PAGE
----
The venerable added, “Because of the causality where happiness leads to unhappiness, the Buddha refrained from frequent use of the term happiness and instead referred to it as 'Anuttarasamyaksambodhi' in the Diamond Sutra. The Buddha mentioned regarding the physical phenomenon of living beings, but being alive doesn't necessarily mean feeling pleasant or happy; it simply implies being at ease.”


Furthermore, what the Buddha emphasized is dependent origination. Ven. Jinwoo stated, "Everything in Samsara are interconnected, arising from causes and conditions, so there is no one to blame. In Buddhism, there is no absolute right or wrong; it's just the workings of karma. When we argue about right and wrong, it's merely an attempt to satisfy ourselves by winning arguments and teaching others, all for the sake of personal satisfaction." He continued, "Since as much suffering arises as pleasure I obtain, and as much happiness arises as unhappiness I obtain, there is no need to create disputes over right and wrong. Therefore, the Buddha advised not to stir the mind."


He continued, "To refrain from stirring the mind, one must cultivate tranquility. That is meditation." Not giving rise to birth and death, not generating karma, is meditation. He added, "The fundamental purpose of meditation is to tranquilize one’s mind. Completely eliminating emotions is the cessation of karma and liberation. To cease the cycle of reincarnation, one must cultivate meditation."


As mentioned earlier, the purpose of meditation is to tranquilize the mind, meaning that there should be no unpleasant feelings in one's actions, speech, and thoughts. This is known as the purification of the three karmas. The venerable said, "First, one must transcend the disputes of liking and disliking, right and wrong. Engage in practices such as chanting, reading scriptures, and meditation, concentrating without any distractions, and refrain from generating deluded thoughts and fantasies.”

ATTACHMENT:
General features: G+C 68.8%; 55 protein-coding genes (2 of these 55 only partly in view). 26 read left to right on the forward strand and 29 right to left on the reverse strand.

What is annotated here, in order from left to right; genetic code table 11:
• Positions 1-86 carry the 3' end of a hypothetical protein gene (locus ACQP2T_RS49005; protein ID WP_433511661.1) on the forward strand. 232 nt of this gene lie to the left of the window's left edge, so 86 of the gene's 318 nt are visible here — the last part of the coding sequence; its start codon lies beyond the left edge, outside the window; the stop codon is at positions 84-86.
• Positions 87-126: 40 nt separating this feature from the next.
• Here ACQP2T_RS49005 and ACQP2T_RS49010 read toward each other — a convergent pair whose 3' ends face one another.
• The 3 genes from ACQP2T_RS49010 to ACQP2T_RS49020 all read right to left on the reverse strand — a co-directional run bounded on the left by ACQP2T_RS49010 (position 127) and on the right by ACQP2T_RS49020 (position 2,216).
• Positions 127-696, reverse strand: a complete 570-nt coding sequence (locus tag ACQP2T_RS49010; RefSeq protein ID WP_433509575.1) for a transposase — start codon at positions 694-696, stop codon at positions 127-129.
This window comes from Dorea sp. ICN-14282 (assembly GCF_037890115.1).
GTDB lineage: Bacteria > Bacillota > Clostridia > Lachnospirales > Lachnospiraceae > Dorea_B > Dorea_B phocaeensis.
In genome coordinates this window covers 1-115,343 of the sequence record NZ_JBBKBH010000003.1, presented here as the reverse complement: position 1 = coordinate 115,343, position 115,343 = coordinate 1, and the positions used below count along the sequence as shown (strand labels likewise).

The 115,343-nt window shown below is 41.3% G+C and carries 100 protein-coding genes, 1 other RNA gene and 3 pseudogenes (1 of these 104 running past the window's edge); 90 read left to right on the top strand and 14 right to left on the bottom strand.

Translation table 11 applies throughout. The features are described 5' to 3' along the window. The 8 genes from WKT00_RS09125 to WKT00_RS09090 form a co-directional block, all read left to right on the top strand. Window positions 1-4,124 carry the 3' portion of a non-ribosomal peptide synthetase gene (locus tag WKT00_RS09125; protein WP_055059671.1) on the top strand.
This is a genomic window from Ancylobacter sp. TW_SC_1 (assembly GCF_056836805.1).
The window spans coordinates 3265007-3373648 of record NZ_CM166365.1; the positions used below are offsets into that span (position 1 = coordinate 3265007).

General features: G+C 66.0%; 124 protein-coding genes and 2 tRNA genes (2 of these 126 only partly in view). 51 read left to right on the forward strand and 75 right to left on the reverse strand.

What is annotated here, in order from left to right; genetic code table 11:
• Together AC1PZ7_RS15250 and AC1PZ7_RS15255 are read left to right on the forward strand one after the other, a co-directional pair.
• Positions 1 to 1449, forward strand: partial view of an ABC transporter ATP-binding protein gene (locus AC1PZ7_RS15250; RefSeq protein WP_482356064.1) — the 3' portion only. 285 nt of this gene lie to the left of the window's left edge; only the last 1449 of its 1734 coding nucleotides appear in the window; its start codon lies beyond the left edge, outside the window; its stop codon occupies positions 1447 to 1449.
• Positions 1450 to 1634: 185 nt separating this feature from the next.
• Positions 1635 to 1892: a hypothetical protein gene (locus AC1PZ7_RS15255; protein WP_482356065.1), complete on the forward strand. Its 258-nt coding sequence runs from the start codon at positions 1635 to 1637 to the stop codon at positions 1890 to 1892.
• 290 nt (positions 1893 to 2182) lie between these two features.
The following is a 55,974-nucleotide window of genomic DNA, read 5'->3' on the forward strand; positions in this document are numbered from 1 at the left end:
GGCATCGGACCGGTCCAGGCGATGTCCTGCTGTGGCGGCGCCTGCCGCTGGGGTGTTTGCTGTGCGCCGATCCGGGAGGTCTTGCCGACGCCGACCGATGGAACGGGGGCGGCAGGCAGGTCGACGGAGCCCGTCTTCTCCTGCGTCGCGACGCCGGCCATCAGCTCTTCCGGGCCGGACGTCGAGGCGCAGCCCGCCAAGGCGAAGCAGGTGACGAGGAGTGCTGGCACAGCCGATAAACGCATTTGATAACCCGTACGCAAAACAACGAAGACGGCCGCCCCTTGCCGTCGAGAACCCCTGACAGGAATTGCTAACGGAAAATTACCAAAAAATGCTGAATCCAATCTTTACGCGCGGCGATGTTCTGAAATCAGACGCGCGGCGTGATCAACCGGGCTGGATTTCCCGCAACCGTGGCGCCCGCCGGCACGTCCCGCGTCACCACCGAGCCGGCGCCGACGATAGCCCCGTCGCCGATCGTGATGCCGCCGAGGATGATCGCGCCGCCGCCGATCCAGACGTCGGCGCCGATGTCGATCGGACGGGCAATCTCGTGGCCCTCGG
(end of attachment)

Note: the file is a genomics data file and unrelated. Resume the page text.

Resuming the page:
The venerable added, "Meditation is about tranquilizing the mind, and to tranquilize the mind, one must discard the three poisonous minds. To discard the three poisonous minds, one must purify the three karmas and always entrust oneself to dependent origination." It means realizing that there is neither right nor wrong, good nor bad in all that one perceives, and simply trusting in Buddha is sufficient.

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He called upon, "Even if one were to follow the bodhisattva's path of Six Perfections, his or her mind becomes even more tranquil and peaceful. When one practices meditation, the Dharma of this world naturally become apparent. The workings of causality, dependent origination and the middle way are understood spontaneously. Therefore, meditation is necessary.”



△Ven. Wol-am (Head of the meditation monastery of Hansansa Temple)

‘Platform Sutra and Daily Meditation’ (March 18)

△ Ven. Myong-beop (Abbot of Kugilam of Haeinsa Temple)

‘Seon Meditation, a Self-Healing Life’ (March 19)

△ Ven.Geum-kang (Professor at Jung-ang Sangha University, Abbot of Chamseon Village in Anseung) 

‘Seon Meditation Practice of True Person’ (March 20)

△ Ven.Il-muk (Abbot of Jetavana Monastery) 

‘Taming the mind into Samadhi’ (March 21)

△Ven.In-kyong (President of Korean Meditation Counseling Research) 

‘Parinirvanna – Buddha nature and Seon Meditation’ (March 22)

△Ven.Seo-kwang (Director of Korean meditation counseling Resesearch) 

‘Seon meditation, Spiritual Journey of Healing’ (March 23)

△Ven. Jinwoo (President of the Jogye Order of Korean Buddhism) 

‘Seon Meditation in Daily Life’ (March 24)